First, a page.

Last year, Chris Borland of the San Francisco 49ers announced he was quitting American football because of the high risk of concussion and long-term brain damage, despite protective helmets. And he’s not alone: it’s a growing concern, particularly for teenage athletes. But a new collar inspired by the humble woodpecker may help protect athletes from such trauma in the future .
Invented by David Smith and Greg Myer of the Cincinnati Children’s Hospital, the “Q Collar” creates a kind of bubble wrap around the brain. It was the subject of two new studies published last week in Frontiers in Neurology and the British Journal of Sports Medicine, demonstrating significant decreases in signs of brain trauma in high school football and hockey players.
More than 60 per cent of NFL players have had at least one concussion, and may suffer long-term brain damage as a result. Helmets protect them from skull fractures, but do very little to stave off concussion and related brain trauma, because that extra padding just increases the inertia, according to Myer. That makes injury more likely, because the brain can slosh around inside the skull cavity, potentially damaging brain tissue and vital neural connections.
Smith was working on improving helmets used by the military when he came across several studies concerning the woodpecker and realised they might hold the secret to preventing concussions. Woodpeckers can hammer away at trees as much as 12,000 times a day during mating season, 18-22 times per second. And those sudden sharp blows can pack quite a wallop, boasting a deceleration force of 1200 Gs. (The more slowly you decelerate, the more the energy is dissipated over a longer period of time, and the less the impact, per every secondary school physics class ever.)
Field Museum of Natural History/Digimorph
Yet they don’t suffer concussions because their heads serve as natural shock absorbers. Past studies involving CT scans showed that woodpeckers have thick muscles, spongy bones, and a third inner eyelid, all of which combine with the cerebrospinal fluid to help absorb the impact of all that frenzied pecking.
Woodpeckers also have a long tongue that can wrap around the head and pinch the jugular vein. This actually increases blood volume in the skull, creating a protective cushion—adding extra padding on the inside rather than outside of the skull.
The mechanics of that unusual tongue reminded Smith of an old military diagnostic test for spinal damage from the 1920s, whereby doctors would pinch the jugular vein of a patient to see if it created a corresponding increase in pressure further down the spinal column. If it didn’t, this was strong evidence of spinal injury.
Smith was sure he was onto something and began emailing Myer about his hypothesis. Myer admitted he was sceptical at first—“It is crazy sounding!” he told Gizmodo—but then he realised it made perfect sense from a physics perspective. And there was a way to test Smith’s idea, inspired by another animal that seems to have a natural protection from head-injury: head-ramming sheep, who migrate to higher altitudes.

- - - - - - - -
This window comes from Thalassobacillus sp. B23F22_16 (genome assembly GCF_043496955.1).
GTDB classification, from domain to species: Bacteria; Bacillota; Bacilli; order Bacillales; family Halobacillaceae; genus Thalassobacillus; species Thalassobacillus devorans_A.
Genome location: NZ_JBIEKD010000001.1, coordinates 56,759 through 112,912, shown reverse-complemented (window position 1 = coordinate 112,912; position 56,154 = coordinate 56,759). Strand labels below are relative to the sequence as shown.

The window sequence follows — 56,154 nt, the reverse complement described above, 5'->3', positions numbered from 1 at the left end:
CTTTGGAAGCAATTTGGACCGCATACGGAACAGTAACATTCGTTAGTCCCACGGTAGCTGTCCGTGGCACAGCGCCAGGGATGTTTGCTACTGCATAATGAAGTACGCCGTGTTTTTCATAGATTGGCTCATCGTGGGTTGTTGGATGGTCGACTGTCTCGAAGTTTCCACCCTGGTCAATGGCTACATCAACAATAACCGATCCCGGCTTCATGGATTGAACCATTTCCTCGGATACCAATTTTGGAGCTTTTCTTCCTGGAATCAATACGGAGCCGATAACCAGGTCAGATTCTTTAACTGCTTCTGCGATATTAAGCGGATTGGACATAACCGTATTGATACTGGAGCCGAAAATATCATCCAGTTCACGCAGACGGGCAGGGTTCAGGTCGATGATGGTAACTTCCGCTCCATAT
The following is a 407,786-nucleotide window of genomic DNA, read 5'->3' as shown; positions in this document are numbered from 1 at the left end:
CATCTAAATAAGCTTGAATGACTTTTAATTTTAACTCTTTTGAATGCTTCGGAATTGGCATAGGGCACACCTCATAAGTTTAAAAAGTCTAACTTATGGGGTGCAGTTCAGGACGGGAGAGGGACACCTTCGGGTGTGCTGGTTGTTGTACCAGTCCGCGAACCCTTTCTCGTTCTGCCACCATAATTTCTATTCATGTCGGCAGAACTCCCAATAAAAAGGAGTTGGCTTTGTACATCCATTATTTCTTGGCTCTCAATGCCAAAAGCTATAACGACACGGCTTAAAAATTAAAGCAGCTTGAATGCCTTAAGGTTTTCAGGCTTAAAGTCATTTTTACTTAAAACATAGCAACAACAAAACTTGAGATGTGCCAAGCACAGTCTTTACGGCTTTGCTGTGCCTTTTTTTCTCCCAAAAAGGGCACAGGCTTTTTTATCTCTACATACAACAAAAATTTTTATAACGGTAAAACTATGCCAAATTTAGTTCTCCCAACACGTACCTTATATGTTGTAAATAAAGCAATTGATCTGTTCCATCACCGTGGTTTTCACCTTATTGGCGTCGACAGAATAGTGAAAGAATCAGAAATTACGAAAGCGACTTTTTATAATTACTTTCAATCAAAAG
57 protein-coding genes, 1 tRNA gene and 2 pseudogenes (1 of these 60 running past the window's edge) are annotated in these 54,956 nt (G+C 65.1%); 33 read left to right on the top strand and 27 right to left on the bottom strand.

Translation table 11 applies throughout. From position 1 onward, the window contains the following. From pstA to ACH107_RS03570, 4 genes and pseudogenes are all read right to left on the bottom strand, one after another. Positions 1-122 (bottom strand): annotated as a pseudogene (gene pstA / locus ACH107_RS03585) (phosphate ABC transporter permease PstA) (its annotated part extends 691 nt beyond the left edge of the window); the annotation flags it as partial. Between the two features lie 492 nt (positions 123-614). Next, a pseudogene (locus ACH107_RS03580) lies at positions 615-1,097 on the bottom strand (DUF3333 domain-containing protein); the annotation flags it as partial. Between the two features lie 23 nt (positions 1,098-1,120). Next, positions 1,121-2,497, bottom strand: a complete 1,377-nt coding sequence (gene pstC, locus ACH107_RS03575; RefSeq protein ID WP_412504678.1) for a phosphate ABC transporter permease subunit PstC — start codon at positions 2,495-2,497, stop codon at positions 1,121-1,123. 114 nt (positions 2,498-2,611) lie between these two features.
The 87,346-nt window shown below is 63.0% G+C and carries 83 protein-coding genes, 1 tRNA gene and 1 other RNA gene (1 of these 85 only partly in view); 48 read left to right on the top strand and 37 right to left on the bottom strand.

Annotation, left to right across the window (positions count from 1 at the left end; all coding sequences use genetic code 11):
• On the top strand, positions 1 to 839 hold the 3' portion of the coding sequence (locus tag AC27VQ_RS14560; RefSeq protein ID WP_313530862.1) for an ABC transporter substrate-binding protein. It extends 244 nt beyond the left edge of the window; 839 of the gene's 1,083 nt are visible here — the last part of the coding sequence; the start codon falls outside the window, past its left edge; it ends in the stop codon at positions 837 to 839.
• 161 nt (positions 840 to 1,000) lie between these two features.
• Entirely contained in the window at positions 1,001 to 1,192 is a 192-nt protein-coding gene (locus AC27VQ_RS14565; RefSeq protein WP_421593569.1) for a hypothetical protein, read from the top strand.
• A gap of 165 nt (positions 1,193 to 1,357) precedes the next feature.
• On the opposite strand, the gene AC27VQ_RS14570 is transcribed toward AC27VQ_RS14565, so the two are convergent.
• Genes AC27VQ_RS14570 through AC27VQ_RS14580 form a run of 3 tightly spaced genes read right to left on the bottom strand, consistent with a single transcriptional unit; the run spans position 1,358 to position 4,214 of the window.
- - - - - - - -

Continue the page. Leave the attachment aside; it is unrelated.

Smith and Myer looked up all the data on head injuries among high school and professional football players and sorted it by the altitude of the various stadiums. They found a 30 per cent decrease in concussion for high school players and a 32 per cent reduction for NFL players at higher altitudes. Ironically, Denver—the so-called Mile High City—didn’t have the lowest rates of concussion. Myer said it’s because visiting players actually take supplemental oxygen between plays, reducing the positive protective effects of high altitude.
Image: Q30 Innovations
But how could they mimic this effect in an actual device? That’s where a company called Q30 Innovations comes in. There had been prior studies with rats wearing collar devices that showed significant protective benefits to the brain. That’s what led to the design of the Q Collar, a C-shaped device that fits around the neck.
The Q collar gently clamps down on the jugular vein, putting a “kink in the hose” to increase the amount of blood in the brain. So there is less room for the brain to slosh around, and less risk of traumatic brain injury. The effect is similar to padding the brain on the inside with bubble wrap.
It sounds a bit alarming, frankly—how can pressing on the jugular of athletes during games possibly be good for you? But Myer has spent the last several years making sure it’s a safe approach. “Basically, you’re putting a kink in the hose on the outflow,” said Myer. “That creates a backfill in the brain and increases the blood volume. We’re trying to mimic the same physiology as when we’re lying down. That’s a physiology we experience nearly eight hours every day.”
But does it work? The two new studies published last week suggest it does. One followed hockey players, while the other followed high school football players, monitoring head impacts with sensors attached to the helmets. The players’ brains were scanned before and after the season using diffusion tensor imaging, a form of MRI, to look for structural markers of damage to the brain’s white matter. Players who wore the collar showed no significant signs of brain injury, compared to players who did not wear the collar.
More research is needed before the Q Collar can seek approval from the US Food and Drug Administration. But one day soon it could change not only how we protect athletes from injury, but also how we design car seats and seat belts. “I think this is a paradigm shift,” said Myer. “It has a lot of implications beyond sports.” [British Journal of Sports Medicine, Frontiers in Neurology]